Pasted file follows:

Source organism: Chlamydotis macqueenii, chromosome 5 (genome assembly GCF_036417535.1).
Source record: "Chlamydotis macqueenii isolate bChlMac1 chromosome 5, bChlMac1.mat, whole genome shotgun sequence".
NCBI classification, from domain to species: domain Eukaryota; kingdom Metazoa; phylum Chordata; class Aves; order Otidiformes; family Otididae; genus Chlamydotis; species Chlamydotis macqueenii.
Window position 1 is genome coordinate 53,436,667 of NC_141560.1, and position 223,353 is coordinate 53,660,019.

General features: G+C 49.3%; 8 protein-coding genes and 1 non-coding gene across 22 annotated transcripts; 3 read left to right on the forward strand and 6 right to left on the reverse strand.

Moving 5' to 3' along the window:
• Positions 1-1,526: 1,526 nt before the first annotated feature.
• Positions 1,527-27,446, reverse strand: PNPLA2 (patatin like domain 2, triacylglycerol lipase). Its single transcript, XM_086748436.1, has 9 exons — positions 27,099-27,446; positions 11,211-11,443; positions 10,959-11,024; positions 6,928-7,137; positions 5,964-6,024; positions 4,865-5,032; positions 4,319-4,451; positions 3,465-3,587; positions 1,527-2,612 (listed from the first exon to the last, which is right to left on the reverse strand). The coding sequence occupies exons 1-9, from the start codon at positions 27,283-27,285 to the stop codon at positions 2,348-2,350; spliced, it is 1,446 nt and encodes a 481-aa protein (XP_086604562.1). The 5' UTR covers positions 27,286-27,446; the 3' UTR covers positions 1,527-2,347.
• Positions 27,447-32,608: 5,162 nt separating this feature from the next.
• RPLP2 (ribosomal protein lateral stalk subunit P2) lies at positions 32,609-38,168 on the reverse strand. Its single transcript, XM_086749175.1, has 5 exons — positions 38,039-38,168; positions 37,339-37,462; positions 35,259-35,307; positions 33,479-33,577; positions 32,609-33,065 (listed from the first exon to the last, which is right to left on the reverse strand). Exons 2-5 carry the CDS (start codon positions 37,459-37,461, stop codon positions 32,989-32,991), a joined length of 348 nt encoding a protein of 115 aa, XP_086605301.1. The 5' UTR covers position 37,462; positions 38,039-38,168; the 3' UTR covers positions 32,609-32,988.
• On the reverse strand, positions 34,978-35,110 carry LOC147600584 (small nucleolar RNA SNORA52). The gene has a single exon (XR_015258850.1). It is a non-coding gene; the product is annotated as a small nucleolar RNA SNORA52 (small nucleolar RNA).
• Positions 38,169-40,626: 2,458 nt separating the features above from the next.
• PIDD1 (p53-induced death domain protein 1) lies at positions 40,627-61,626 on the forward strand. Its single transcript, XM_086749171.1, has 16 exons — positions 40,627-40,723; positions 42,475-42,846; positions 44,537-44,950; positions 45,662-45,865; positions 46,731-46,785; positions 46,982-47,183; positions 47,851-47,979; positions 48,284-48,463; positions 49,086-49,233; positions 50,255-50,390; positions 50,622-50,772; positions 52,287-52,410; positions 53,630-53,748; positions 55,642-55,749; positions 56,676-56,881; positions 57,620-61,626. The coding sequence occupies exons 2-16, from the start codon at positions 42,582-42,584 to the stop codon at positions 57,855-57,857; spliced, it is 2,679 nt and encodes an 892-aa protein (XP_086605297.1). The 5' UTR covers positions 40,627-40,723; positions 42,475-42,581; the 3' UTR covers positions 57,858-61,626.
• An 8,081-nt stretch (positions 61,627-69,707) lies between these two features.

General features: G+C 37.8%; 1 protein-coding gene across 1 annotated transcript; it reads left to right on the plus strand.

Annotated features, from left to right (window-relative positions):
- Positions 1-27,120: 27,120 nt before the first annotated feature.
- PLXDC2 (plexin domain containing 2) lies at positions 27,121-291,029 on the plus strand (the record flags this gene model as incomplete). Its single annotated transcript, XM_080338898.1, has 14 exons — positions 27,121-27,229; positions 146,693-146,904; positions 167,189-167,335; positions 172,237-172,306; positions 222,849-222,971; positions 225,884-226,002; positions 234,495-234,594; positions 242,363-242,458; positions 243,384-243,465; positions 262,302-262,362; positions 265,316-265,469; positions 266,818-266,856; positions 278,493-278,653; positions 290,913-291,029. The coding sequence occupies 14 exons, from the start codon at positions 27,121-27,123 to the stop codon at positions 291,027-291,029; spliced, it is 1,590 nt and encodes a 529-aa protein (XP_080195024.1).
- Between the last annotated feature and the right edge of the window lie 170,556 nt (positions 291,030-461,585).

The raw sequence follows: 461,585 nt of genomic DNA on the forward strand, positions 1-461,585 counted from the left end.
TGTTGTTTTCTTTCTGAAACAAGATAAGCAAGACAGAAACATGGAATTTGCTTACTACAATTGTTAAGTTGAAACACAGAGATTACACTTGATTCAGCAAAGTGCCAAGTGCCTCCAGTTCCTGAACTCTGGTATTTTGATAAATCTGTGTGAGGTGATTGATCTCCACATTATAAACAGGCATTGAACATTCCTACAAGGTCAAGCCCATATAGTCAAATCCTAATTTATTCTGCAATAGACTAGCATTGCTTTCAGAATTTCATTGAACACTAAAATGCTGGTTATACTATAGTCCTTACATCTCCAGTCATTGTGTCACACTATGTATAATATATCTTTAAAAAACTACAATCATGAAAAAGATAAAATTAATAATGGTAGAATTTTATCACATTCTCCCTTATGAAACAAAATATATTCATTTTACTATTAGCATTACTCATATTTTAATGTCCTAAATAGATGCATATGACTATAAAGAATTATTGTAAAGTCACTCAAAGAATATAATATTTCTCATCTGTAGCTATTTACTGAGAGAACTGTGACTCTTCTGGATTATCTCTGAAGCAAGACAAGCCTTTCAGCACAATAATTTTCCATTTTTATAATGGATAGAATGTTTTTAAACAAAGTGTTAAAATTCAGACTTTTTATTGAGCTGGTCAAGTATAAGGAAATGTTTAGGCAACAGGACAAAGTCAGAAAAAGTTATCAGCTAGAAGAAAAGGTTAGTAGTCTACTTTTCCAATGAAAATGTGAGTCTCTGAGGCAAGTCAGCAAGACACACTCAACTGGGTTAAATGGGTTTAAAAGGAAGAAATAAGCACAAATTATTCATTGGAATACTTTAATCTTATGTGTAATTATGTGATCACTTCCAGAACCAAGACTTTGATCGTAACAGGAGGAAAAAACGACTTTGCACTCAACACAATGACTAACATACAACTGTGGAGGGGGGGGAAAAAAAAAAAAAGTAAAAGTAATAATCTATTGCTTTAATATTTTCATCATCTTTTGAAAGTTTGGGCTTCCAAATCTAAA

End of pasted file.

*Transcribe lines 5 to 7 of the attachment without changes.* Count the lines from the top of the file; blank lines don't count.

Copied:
General features: G+C 49.3%; 8 protein-coding genes and 1 non-coding gene across 22 annotated transcripts; 3 read left to right on the forward strand and 6 right to left on the reverse strand.

Moving 5' to 3' along the window:
• Positions 1-1,526: 1,526 nt before the first annotated feature.